A month after Cristina Ibarra and Alex Rivera’s “The Infiltrators” garnered two prizes at the 2019 Sundance Film Festival, one of its subjects, immigrant rights activist Claudio Rojas, was detained by U.S. Immigration and Customs Enforcement (ICE) during what was supposed to be a routine appointment. His subsequent deportation to Argentina, severing him from his family in the states, appears to have been a clear retaliation for Rojas’ attempts chronicled in this documentary to undermine Florida’s Broward Transitional Center, a for-profit institution that specializes in detaining immigrants without a trial or court-appointed lawyer.

Rojas challenged his removal, citing its retaliatory aspects. The district court refused to consider his request, considering everything about it moot because ICE had already sent him back to Argentina. Since he was here illegally, the court said ICE had the legal justification to kick him out, even though it had never pulled the trigger on this option until after he appeared in a film critical of ICE and its detention facilities.

What he’s heard from one of three-judge panel handling his case is promising.

[T]he Supreme Court’s ruling in the AADC case left the door open for a future deportation case that is so “outrageous,” as Justice Antonin Scalia wrote, that it would cross the line.

And appeals court Judge Robin Rosenbaum asked during the hearing whether the Rojas case fits that description.

“There’s possibly an outrageous First Amendment scenario where it could be a problem,” Rosenbaum said. “It seems to me the situation couldn’t be much more outrageous than what we have here.”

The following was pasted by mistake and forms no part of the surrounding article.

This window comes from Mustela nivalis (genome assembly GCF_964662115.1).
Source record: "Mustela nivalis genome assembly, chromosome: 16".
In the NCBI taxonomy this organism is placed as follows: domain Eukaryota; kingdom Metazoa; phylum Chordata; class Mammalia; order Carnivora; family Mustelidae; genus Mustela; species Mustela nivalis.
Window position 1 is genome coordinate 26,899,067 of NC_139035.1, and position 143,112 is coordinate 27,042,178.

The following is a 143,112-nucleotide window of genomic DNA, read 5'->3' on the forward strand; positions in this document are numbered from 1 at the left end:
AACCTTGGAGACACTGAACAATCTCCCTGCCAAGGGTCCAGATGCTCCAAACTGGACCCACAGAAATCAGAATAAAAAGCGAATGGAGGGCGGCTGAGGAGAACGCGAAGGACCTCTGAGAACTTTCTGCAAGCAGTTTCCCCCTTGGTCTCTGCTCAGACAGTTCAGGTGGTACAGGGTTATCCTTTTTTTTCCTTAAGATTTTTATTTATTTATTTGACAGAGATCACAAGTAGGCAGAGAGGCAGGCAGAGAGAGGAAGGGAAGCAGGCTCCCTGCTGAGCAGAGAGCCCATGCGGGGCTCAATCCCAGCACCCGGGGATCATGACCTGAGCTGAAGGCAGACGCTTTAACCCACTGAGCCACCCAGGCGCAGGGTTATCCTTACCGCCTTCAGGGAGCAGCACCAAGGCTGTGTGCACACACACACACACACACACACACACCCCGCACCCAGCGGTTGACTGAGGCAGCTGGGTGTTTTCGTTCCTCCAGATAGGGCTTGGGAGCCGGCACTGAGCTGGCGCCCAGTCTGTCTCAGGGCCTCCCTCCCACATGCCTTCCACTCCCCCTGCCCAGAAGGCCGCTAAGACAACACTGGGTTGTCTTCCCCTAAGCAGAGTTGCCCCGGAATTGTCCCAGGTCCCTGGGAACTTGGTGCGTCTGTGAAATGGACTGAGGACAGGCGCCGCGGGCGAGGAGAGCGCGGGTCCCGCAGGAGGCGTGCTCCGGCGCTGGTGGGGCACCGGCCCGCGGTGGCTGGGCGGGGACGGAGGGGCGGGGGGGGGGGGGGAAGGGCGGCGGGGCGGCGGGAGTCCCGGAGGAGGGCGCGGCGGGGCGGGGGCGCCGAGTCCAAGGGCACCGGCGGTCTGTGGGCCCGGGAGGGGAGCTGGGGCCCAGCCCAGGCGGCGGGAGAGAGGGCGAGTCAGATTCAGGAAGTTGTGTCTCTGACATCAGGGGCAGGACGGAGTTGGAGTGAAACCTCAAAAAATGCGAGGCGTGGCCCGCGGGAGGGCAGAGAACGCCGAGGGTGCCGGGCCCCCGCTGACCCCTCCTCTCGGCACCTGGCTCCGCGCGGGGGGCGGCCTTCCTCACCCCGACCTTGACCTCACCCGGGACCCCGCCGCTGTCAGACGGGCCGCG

While challenging removals is less likely to end in a government loss than cases involving qualified immunity, there’s still hope that this decision — and ICE’s apparently retaliatory actions — will result in Rojas having his removal reversed.

But it’s a very slim chance. That decision does indeed say courts may be able to find an “outrageous” scenario that they can exercise jurisdiction over.

To resolve the present controversy, we need not rule out the possibility of a rare case in which the alleged basis of discrimination is so outrageous that the foregoing considerations can be overcome.

However, the rest of the concluding paragraph says this:

Whether or not there be such exceptions, the general rule certainly applies here. When an alien’s continuing presence in this country is in violation of the immigration laws, the Government does not offend the Constitution by deporting him for the additional reason that it believes him to be a member of an organization that supports terrorist activity.

It’s a long shot but it’s worth taking. If nothing else, further courtroom examination of ICE’s activities is likely to expose its selective enforcement of immigration laws — something it did plenty of under Trump, targeting the easiest-to-remove persons rather than the “worst of the worst” one of our worst presidents claimed immigration officers would prioritize.

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Comments on “Man Who Was Ejected From The United States After Appearing In A Film Critical Of ICE Asks Court To Roll Back Removal”

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Anonymous Coward says:

ICE struggled to find (figuratively [but also maybe literally?]) boatloads of hardened criminals to send packing, so it decided quantity was preferable to quality.

Tim, I would like to suggest an alternate interpretation: ICE’s definition of "the worst of the worst" radically differs from your own (or that of sane, non-monster people).